EIn its resolution 49/3, the Human Rights Council established the Group of Human Rights Experts on Nicaragua (hereinafter «the Group» or «the GHREN») for a period of one year, to investigate all alleged human rights violations and abuses committed in Nicaragua since April 2018, with a view to contributing to accountability and access to justice for victims.
The Council requested the Group to submit a written report to the Council at its fifty-second session. The GHREN produced the present report and an extended report, issued as a conference room paper, which elaborates on the investigation and factual findings, the analysis, and conclusions in further detail.
The Council also urged the Government of Nicaragua to cooperate fully with the GHREN, allowing the Group access to the country, including detention centers, and providing it with the information necessary to carry out its mandate.
Between June and December 2022, the GHREN sent 11 letters to the Nicaraguan authorities. However, it received no response. For its part, the Government of Nicaragua sent a communication to the President of the Human Rights Council in May 2022, copying the Secretary General of the United Nations, rejecting the mandate of the GHREN. The GHREN regrets the lack of cooperation of the Government of Nicaragua, and particularly the lack of access to the country.
On 22 February 2023, the GHREN shared a draft of this report with the Government of Nicaragua.
Methodology and legal framework
Pursuant to resolution 49/3, the GHREN adopted a gender approach in order to collect and analyze the information and examined the impact of violations and abuses on specific population groups. The Group followed a victim-centered methodology, under the principles of «do no harm» and prioritization of the «best interests» of the victim.
The GHREN used the following methods to gather information: confidential interviews with victims, family members, witnesses, former and current public officials, and other individuals who have direct knowledge of the functioning of the State; exchanges with national and international human rights organizations; retrieval and analysis of verified digital information (videos, satellite imagery, photographs, and social networks); review of court records; and analysis of public statements by government representatives and official documents.
The GHREN investigated 142 individual cases, and examined secondary sources to corroborate and contextualize the information gathered, including over 160 confidential documents received and databases shared by international agencies and human rights organizations. The GHREN evaluated these sources rigorously to establish their reliability.
Given the complexity of the facts, the time constraints, and the lack of access to the country, the GHREN was unable to address all the events and alleged human rights violations and abuses reported. In particular, the GHREN considers it important to further investigate violations and abuses committed against indigenous peoples and rural and agricultural workers and aspects related to corruption and the instrumentalization of the State apparatus, as well as the confiscation of assets.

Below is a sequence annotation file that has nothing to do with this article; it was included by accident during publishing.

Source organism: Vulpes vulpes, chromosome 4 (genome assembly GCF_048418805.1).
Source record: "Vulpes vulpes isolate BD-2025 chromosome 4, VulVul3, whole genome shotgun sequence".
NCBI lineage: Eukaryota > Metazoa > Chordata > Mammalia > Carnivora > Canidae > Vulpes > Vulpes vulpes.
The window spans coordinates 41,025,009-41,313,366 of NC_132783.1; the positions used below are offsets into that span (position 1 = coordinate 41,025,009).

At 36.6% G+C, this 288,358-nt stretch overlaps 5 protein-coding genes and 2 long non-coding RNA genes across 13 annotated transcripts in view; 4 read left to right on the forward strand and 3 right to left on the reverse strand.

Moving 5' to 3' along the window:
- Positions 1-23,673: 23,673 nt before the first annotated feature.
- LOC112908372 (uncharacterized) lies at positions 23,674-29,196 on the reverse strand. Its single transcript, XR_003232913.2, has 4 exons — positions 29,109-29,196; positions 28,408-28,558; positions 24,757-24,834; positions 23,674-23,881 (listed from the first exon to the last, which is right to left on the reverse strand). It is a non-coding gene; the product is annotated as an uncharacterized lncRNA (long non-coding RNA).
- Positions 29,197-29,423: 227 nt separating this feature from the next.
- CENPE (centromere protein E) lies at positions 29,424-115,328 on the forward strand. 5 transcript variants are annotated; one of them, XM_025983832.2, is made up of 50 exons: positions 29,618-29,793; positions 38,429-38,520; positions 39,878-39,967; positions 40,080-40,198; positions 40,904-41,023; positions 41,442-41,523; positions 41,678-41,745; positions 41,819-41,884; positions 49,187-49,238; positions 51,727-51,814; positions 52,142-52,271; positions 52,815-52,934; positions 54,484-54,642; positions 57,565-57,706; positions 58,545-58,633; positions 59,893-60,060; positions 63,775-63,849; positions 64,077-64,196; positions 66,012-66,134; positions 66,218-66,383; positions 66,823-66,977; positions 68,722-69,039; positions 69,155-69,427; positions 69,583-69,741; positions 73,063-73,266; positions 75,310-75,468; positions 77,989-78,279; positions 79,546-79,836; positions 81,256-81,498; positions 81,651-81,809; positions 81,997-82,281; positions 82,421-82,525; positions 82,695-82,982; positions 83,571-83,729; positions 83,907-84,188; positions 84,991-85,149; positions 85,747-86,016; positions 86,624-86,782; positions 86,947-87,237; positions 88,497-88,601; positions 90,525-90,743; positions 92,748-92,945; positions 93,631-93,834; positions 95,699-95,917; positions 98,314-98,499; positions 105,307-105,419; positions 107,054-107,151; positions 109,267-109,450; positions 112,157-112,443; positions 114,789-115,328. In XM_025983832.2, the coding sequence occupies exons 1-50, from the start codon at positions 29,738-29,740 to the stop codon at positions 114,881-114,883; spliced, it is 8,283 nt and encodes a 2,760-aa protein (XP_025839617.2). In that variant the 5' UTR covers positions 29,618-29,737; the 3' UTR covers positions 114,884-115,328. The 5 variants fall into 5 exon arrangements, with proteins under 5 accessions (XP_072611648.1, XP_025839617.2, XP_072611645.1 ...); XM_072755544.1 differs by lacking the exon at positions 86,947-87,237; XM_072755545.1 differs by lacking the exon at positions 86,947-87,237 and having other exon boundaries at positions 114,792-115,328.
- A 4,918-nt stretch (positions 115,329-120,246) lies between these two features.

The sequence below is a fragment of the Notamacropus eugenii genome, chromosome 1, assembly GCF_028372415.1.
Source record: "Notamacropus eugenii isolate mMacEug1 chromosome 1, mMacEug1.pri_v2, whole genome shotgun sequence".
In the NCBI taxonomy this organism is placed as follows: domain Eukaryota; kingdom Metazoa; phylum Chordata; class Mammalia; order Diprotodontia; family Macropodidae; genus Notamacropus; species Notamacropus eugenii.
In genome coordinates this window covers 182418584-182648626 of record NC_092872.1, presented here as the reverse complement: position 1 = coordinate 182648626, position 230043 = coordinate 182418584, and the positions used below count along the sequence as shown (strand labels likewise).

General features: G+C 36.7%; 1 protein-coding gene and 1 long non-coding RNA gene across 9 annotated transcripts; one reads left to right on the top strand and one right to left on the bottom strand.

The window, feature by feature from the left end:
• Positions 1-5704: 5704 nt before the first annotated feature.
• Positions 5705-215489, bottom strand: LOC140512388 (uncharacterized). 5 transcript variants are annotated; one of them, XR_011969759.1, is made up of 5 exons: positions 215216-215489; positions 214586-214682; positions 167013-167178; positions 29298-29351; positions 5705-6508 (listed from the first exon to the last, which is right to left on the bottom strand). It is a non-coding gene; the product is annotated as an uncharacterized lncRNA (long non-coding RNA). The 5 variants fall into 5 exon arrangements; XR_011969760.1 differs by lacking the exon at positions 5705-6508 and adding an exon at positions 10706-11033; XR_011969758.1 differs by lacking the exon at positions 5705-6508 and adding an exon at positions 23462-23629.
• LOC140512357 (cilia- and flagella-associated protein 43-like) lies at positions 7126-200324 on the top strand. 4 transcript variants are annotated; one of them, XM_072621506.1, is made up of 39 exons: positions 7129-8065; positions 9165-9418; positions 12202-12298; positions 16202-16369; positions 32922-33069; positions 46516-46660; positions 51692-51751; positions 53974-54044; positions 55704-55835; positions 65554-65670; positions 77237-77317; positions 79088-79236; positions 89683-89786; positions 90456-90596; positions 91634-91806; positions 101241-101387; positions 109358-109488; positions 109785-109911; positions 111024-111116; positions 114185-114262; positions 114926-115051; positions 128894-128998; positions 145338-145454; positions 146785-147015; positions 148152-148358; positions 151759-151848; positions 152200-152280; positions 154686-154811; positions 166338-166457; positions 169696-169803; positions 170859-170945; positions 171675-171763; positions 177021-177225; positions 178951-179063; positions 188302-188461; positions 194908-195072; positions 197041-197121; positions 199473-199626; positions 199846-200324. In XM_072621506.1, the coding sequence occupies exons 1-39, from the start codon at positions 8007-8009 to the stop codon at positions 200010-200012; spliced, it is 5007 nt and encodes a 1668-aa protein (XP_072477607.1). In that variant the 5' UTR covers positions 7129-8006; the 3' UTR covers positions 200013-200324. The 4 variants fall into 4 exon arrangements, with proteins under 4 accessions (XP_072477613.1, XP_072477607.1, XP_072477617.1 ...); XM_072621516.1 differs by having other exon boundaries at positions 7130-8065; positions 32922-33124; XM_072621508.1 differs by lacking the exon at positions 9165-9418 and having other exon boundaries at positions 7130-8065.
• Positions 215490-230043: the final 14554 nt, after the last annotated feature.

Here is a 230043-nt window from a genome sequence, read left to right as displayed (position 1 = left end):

In line with the general practice of other investigative bodies established by the Human Rights Council, the GHREN applied the «reasonable grounds to believe» standard of proof. While this threshold is admittedly lower than that required to establish liability in a criminal proceeding, it is sufficient to justify further investigation.
The GHREN assessed facts in the light of international human rights law and customary international criminal law (based primarily on the statutes and jurisprudence of international criminal tribunals). The GHREN also considered the human rights guarantees under domestic law and other relevant aspects of Nicaraguan legislation.
Legal and institutional factors contributing to violations and abuses
The human rights violations and abuses that have been perpetrated since April 2018 are not an isolated phenomenon, but the product of a dynamic process that involves the dismantling the separation of powers and democratic guarantees; a strong concentration of power in the figures of the President and Vice President of the Republic; and the confusion between the State and its institutions, and the ruling party. These factors allowed high-ranking Government authorities to instrumentalize the Executive, Legislative, Judicial, and Electoral Powers, in order to develop and implement a legal framework designed to repress the exercise of fundamental freedoms and to persecute real or perceived opponents.
Furthermore, there were significant precedents of human rights violations and abuses prior to 2018, including extrajudicial executions, excessive use of force, attacks on human rights defenders, attacks on protesters by pro-government groups, and arbitrary detentions. The prevailing impunity for these violations and abuses enabled and facilitated the escalation of violence and of the persecution of real or perceived Government opponents.
The extended version of this report elaborates on these factors and identifies areas where additional research is needed to comprehensively address the structural root causes of the violations and abuses.